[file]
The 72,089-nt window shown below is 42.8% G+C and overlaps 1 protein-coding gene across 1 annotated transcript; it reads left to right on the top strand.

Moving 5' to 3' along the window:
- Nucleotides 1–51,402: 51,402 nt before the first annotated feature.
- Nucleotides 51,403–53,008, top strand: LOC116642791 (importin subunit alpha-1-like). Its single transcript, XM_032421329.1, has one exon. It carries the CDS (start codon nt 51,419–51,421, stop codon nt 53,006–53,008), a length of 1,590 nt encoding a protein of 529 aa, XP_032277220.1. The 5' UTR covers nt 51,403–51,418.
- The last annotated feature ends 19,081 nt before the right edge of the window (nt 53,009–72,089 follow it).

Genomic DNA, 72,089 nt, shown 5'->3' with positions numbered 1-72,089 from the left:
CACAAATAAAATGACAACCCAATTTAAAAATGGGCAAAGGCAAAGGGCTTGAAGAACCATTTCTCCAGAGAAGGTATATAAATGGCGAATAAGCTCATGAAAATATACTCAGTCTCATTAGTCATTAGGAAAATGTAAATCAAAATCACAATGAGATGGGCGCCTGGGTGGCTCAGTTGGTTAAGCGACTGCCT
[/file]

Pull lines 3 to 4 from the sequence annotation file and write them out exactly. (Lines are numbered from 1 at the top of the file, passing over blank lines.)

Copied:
- Nucleotides 1–51,402: 51,402 nt before the first annotated feature.
- Nucleotides 51,403–53,008, top strand: LOC116642791 (importin subunit alpha-1-like). Its single transcript, XM_032421329.1, has one exon. It carries the CDS (start codon nt 51,419–51,421, stop codon nt 53,006–53,008), a length of 1,590 nt encoding a protein of 529 aa, XP_032277220.1. The 5' UTR covers nt 51,403–51,418.